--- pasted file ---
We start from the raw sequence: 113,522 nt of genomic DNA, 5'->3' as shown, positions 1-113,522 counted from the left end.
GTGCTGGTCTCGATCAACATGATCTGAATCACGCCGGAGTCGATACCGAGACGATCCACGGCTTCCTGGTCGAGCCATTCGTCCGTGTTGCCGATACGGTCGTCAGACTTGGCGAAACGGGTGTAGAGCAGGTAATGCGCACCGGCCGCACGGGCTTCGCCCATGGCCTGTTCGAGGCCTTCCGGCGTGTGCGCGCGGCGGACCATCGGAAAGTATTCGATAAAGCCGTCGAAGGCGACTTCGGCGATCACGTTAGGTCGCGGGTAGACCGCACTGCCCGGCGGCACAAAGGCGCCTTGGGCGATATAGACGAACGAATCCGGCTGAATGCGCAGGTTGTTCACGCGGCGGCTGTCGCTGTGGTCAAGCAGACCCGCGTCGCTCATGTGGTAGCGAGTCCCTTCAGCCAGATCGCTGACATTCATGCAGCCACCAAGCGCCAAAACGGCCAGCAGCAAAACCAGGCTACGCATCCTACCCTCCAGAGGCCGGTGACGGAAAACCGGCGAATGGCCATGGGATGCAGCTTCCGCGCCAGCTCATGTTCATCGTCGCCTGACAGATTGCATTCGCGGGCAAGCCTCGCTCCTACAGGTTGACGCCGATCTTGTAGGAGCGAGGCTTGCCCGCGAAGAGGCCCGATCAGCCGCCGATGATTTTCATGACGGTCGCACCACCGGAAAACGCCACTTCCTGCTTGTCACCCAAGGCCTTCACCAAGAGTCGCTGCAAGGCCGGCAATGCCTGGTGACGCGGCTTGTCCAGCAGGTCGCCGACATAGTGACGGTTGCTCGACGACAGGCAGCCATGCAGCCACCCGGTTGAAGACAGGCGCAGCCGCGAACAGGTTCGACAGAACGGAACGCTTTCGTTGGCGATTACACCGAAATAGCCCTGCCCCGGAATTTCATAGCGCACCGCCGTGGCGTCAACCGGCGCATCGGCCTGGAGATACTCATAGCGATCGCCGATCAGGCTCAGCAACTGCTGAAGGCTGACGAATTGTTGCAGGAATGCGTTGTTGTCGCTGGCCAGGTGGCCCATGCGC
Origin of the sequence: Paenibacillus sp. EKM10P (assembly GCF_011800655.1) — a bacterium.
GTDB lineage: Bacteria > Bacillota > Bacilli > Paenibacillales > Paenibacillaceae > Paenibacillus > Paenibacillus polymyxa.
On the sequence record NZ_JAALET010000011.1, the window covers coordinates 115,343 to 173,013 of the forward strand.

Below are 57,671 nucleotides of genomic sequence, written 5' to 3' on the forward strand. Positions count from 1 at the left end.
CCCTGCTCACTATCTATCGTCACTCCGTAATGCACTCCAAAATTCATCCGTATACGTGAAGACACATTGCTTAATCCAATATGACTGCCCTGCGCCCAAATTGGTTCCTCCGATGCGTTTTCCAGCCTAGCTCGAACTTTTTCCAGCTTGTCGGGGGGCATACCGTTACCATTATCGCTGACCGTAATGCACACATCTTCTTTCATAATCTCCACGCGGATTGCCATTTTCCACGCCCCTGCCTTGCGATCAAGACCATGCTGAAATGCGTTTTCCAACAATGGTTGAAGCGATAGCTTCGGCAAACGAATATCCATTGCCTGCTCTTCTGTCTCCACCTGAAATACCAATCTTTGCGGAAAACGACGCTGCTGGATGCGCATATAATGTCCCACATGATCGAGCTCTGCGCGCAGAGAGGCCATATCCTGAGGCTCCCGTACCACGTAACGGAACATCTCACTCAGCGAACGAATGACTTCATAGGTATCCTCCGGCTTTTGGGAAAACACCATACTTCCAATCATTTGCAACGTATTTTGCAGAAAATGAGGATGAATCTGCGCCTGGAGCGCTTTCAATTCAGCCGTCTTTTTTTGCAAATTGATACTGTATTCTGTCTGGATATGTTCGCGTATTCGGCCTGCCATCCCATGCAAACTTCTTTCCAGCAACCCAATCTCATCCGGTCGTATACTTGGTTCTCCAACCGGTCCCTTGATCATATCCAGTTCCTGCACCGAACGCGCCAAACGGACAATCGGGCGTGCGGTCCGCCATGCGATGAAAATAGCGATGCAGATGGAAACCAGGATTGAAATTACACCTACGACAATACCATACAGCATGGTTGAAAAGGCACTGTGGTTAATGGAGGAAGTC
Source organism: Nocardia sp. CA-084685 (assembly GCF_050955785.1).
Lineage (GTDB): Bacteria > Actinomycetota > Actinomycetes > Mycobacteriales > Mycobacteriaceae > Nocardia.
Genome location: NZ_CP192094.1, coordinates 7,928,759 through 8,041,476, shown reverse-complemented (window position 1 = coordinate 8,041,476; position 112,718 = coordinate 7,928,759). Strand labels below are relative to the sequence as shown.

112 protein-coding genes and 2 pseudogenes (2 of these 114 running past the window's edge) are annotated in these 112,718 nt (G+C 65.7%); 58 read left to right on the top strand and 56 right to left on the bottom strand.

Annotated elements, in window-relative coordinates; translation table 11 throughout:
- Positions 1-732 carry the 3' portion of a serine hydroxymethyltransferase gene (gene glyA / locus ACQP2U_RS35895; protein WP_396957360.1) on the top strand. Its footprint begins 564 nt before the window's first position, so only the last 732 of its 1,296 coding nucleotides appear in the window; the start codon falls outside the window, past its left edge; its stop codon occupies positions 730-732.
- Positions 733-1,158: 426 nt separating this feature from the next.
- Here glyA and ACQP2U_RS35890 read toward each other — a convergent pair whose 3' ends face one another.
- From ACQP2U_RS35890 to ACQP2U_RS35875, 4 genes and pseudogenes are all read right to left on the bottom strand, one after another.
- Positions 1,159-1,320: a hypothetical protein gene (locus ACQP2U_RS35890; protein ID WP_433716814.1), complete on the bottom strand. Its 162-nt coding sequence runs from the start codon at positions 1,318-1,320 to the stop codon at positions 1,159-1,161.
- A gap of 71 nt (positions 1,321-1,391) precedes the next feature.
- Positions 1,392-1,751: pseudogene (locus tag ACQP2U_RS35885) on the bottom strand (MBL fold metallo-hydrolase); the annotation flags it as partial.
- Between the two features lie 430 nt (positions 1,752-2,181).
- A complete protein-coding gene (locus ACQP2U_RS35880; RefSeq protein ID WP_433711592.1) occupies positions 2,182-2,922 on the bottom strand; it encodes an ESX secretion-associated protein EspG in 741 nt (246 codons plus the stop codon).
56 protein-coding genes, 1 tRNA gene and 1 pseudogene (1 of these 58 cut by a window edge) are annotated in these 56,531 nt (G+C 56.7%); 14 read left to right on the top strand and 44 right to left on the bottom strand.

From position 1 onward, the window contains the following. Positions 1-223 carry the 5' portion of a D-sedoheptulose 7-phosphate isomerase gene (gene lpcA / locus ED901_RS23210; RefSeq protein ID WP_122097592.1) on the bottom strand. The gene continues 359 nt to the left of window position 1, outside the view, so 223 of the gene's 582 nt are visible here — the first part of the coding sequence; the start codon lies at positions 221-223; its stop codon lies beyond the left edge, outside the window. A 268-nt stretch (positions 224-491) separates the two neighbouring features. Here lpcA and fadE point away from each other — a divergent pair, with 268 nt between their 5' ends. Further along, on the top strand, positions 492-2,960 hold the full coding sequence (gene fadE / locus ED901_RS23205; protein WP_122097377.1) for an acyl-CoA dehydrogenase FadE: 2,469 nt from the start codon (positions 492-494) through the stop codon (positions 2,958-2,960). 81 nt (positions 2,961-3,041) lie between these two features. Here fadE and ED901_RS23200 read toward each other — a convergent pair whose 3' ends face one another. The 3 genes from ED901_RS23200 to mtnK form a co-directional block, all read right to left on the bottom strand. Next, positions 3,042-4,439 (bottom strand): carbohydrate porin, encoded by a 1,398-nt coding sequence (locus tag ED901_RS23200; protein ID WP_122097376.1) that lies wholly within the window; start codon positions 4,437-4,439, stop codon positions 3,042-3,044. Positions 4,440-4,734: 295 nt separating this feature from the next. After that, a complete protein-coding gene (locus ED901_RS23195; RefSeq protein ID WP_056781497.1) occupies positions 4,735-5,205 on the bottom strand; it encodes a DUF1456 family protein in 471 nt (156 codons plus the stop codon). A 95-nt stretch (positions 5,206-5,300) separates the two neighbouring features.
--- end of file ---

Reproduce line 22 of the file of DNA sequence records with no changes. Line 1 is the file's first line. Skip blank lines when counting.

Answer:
56 protein-coding genes, 1 tRNA gene and 1 pseudogene (1 of these 58 cut by a window edge) are annotated in these 56,531 nt (G+C 56.7%); 14 read left to right on the top strand and 44 right to left on the bottom strand.